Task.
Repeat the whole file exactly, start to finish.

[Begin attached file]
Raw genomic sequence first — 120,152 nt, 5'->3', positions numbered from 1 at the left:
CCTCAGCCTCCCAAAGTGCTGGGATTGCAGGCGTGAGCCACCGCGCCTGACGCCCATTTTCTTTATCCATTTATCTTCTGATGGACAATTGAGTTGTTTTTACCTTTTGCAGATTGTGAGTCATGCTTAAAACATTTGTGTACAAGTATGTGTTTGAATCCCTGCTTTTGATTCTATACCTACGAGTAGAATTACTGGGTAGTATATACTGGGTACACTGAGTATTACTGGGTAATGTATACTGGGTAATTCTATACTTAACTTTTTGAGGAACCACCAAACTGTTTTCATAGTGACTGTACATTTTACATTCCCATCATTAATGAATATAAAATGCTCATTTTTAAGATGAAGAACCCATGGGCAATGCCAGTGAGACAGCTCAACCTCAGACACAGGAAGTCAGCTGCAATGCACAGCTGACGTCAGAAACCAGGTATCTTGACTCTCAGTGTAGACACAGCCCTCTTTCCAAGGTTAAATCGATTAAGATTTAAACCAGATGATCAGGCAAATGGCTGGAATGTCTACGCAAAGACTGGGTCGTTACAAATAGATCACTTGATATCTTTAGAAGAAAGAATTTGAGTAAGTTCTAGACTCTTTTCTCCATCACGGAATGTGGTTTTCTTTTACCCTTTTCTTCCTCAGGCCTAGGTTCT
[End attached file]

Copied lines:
Raw genomic sequence first — 120,152 nt, 5'->3', positions numbered from 1 at the left:
CCTCAGCCTCCCAAAGTGCTGGGATTGCAGGCGTGAGCCACCGCGCCTGACGCCCATTTTCTTTATCCATTTATCTTCTGATGGACAATTGAGTTGTTTTTACCTTTTGCAGATTGTGAGTCATGCTTAAAACATTTGTGTACAAGTATGTGTTTGAATCCCTGCTTTTGATTCTATACCTACGAGTAGAATTACTGGGTAGTATATACTGGGTACACTGAGTATTACTGGGTAATGTATACTGGGTAATTCTATACTTAACTTTTTGAGGAACCACCAAACTGTTTTCATAGTGACTGTACATTTTACATTCCCATCATTAATGAATATAAAATGCTCATTTTTAAGATGAAGAACCCATGGGCAATGCCAGTGAGACAGCTCAACCTCAGACACAGGAAGTCAGCTGCAATGCACAGCTGACGTCAGAAACCAGGTATCTTGACTCTCAGTGTAGACACAGCCCTCTTTCCAAGGTTAAATCGATTAAGATTTAAACCAGATGATCAGGCAAATGGCTGGAATGTCTACGCAAAGACTGGGTCGTTACAAATAGATCACTTGATATCTTTAGAAGAAAGAATTTGAGTAAGTTCTAGACTCTTTTCTCCATCACGGAATGTGGTTTTCTTTTACCCTTTTCTTCCTCAGGCCTAGGTTCT